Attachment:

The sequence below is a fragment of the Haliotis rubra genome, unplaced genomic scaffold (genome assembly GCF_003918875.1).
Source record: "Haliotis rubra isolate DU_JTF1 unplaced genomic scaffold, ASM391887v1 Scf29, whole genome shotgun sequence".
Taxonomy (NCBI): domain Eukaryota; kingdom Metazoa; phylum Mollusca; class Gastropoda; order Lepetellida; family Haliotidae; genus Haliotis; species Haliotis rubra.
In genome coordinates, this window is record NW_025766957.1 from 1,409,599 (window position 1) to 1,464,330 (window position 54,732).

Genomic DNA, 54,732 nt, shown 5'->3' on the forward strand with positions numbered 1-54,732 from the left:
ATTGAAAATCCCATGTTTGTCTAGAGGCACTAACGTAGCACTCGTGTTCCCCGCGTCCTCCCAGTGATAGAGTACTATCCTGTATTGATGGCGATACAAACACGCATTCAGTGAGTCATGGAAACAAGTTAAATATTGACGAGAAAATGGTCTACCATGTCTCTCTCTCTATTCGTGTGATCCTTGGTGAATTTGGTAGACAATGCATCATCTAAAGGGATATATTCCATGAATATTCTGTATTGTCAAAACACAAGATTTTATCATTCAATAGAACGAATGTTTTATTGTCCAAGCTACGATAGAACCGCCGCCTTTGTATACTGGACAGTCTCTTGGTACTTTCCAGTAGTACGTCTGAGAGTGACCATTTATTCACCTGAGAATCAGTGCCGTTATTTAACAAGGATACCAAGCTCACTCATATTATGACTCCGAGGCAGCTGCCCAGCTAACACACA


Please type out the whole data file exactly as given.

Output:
The sequence below is a fragment of the Haliotis rubra genome, unplaced genomic scaffold (genome assembly GCF_003918875.1).
Source record: "Haliotis rubra isolate DU_JTF1 unplaced genomic scaffold, ASM391887v1 Scf29, whole genome shotgun sequence".
Taxonomy (NCBI): domain Eukaryota; kingdom Metazoa; phylum Mollusca; class Gastropoda; order Lepetellida; family Haliotidae; genus Haliotis; species Haliotis rubra.
In genome coordinates, this window is record NW_025766957.1 from 1,409,599 (window position 1) to 1,464,330 (window position 54,732).

Genomic DNA, 54,732 nt, shown 5'->3' on the forward strand with positions numbered 1-54,732 from the left:
ATTGAAAATCCCATGTTTGTCTAGAGGCACTAACGTAGCACTCGTGTTCCCCGCGTCCTCCCAGTGATAGAGTACTATCCTGTATTGATGGCGATACAAACACGCATTCAGTGAGTCATGGAAACAAGTTAAATATTGACGAGAAAATGGTCTACCATGTCTCTCTCTCTATTCGTGTGATCCTTGGTGAATTTGGTAGACAATGCATCATCTAAAGGGATATATTCCATGAATATTCTGTATTGTCAAAACACAAGATTTTATCATTCAATAGAACGAATGTTTTATTGTCCAAGCTACGATAGAACCGCCGCCTTTGTATACTGGACAGTCTCTTGGTACTTTCCAGTAGTACGTCTGAGAGTGACCATTTATTCACCTGAGAATCAGTGCCGTTATTTAACAAGGATACCAAGCTCACTCATATTATGACTCCGAGGCAGCTGCCCAGCTAACACACA